Who are you and what is your role, and what is the project you are working on?
I am Bruno DA SILVA, RSA’s deputy integration manager. My role consists in ensuring that the overall RSA System is technically sound and delivers the adequate level of functionalities to the end users.
How long have you been with RSA?
I started my journey with RSA in April 2019.
What does a typical day working at RSA look like for you?
I would say that there is nothing like a typical day at the RSA. Working a project of this scale you can expect new challenges and ideas every day. One constant would be the amount of interactions I have with either internal or external stakeholders: in short, meetings every day. Being part of the integration team, I sit at the crossroads of different disciplines and it therefore expected that I would need to liaise a lot with different people. While one facet of my role is to ensure that the teams progress in the same direction, I also support the project by providing technical expertise or driving process changes and implementation.
How have you seen young people uniquely contribute to the RSA project?
It is quite amazing to see how the RSA provides opportunities for the younger people eager to join the transport industry. You can see these young people embracing the challenge and giving their best every day. In my opinion, they bring two fundamentals things that are required for the project to succeed: enthusiasm and innovation.
How did you get started in Transport?
I started my career in transport as an intern in the French National Railway. While studying my engineering degree I was lucky to be offered an opportunity to work on a very high-speed train specially equipped for real time railway inspections. The project was named IRIS320. This was an amazing R&D project that delivered a train able to monitor all critical railway infrastructures ranging from track, overhead to radio systems at a speed of 320kph. [Read more on the IRIS320 here]
I used trains for my daily commute but never imagined how complex it was to run a railway. This was an eye opener! From there I managed to move to mass transit signalling systems and participated in a brownfield CBTC deployment for the Beijing Olympics in 2008.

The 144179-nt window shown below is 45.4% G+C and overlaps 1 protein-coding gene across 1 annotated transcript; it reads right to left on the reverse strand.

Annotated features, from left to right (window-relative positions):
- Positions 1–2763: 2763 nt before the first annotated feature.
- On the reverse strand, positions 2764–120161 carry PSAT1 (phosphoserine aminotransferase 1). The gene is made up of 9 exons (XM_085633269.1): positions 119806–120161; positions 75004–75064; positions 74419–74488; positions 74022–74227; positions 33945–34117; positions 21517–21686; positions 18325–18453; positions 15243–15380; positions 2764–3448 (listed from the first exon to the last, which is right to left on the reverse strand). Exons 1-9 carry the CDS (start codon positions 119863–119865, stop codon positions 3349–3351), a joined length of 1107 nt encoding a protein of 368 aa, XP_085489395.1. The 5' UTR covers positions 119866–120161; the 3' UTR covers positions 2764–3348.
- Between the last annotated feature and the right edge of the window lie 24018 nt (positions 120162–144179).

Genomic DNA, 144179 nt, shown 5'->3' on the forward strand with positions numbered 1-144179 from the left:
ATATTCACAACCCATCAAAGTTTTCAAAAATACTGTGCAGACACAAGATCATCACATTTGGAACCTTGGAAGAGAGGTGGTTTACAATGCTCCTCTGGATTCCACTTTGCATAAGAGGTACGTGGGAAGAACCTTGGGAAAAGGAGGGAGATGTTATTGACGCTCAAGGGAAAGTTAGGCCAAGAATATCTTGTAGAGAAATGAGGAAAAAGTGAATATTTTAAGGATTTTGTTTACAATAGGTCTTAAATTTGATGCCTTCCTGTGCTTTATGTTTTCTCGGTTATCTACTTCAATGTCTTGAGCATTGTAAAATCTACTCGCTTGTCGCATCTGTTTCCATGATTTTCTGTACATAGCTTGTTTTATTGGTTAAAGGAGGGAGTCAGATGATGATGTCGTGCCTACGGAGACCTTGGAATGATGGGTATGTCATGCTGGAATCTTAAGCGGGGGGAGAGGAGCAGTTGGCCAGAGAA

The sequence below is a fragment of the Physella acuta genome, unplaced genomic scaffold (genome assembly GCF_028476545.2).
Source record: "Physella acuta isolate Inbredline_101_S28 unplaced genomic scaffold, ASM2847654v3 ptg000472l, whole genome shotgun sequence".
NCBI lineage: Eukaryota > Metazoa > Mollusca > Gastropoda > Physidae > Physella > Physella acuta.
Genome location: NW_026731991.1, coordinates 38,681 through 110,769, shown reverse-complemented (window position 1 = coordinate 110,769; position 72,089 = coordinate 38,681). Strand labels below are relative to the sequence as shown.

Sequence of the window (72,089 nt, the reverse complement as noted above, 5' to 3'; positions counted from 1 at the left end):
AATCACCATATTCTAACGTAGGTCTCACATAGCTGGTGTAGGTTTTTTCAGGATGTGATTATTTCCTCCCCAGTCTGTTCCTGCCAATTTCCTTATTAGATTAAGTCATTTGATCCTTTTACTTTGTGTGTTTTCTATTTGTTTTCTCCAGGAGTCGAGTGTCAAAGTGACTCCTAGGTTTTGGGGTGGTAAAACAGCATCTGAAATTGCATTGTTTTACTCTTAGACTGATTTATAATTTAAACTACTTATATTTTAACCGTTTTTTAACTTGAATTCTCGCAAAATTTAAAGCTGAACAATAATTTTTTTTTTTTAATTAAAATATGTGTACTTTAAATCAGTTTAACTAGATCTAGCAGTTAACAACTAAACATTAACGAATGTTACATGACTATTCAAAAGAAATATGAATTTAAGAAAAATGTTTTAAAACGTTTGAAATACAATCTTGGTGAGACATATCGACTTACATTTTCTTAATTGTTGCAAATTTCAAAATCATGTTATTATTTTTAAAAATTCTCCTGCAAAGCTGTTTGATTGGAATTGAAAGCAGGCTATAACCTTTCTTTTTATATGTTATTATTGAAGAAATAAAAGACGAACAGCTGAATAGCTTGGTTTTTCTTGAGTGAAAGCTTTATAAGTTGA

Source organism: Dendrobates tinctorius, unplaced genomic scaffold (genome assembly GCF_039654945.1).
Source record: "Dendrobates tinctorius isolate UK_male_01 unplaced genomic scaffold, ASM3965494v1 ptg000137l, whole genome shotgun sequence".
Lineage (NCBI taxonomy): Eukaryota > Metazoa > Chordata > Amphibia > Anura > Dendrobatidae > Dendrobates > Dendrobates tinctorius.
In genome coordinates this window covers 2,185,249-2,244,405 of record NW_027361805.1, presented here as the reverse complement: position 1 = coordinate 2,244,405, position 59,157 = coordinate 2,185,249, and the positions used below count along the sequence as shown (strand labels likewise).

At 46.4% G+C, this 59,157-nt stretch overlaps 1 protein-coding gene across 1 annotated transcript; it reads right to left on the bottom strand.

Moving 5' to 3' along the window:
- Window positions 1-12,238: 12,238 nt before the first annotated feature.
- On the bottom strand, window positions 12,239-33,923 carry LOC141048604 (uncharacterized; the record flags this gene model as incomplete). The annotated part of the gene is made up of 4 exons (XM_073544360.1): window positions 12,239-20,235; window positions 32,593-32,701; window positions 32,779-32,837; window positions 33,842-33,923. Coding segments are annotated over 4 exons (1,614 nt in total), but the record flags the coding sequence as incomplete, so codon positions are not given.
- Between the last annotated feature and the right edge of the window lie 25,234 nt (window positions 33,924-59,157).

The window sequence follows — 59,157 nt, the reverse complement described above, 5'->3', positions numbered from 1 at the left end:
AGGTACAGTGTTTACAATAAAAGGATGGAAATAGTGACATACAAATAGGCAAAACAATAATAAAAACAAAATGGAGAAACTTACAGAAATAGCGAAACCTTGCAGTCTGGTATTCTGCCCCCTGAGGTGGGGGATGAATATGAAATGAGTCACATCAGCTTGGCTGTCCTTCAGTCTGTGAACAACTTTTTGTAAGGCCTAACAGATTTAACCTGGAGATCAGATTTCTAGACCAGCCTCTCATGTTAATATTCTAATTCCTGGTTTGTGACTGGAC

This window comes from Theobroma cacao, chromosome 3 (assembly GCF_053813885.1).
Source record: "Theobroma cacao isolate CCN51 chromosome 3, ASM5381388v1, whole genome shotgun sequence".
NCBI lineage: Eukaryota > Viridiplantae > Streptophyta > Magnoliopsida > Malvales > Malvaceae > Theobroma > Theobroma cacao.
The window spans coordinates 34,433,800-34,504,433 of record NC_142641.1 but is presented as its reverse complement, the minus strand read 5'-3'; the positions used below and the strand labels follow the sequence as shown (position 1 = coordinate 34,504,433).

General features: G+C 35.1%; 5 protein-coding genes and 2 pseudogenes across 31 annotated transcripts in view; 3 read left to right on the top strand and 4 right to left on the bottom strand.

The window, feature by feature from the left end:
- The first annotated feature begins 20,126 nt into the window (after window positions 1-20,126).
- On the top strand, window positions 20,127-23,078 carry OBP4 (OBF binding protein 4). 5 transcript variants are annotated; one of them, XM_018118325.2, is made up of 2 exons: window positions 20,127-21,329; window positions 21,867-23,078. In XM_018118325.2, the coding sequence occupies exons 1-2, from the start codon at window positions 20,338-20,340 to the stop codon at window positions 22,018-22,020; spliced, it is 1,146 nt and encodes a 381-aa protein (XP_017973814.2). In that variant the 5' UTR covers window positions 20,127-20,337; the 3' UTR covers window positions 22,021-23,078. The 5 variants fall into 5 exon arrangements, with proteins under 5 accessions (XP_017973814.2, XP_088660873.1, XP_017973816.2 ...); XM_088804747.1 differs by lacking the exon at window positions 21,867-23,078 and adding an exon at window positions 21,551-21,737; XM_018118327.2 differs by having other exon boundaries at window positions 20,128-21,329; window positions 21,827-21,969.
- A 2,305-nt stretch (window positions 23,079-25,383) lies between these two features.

Looking back what advice do you have for graduates or early career professionals getting started in their career?
Looking back, I believe that what truly made a difference for me was thinking about the “WHY”. At the start of your career, you soon realise that there is a gap in between what you learned during your studies and what a job entails. You’ll be guided by the people around you and you will learn more about technologies, policies, processes … In all these cases the most important thing to learn is why these systems exists. Understanding the rationale help you adapt, innovate, or assess currency. In transport systems, understanding the why also helps you understand risk.
Finally, what do you do outside of work to relax?
Outside work, I practice Aikido to quiet the mind and exercise both the body and spirit. I started the practice as you would approach exercising at the gym to get a sweat and relax after a day at work. On the journey I discovered that martial arts offer much more than that. It is a path to self-discovery, resilience, awareness … There is something for anyone willing to start the journey. For anyone still thinking about whether they want to practice martial arts I would highly recommend Aikido. Also named the “art of harmony”, Aikido focuses on self-defence while protecting your attacker from injury. This makes an ideal art for anyone willing to make the first step.
See the below video featuring Bruno discussing testing of CBTC by Rail Systems Alliance for the Metro Tunnel Project.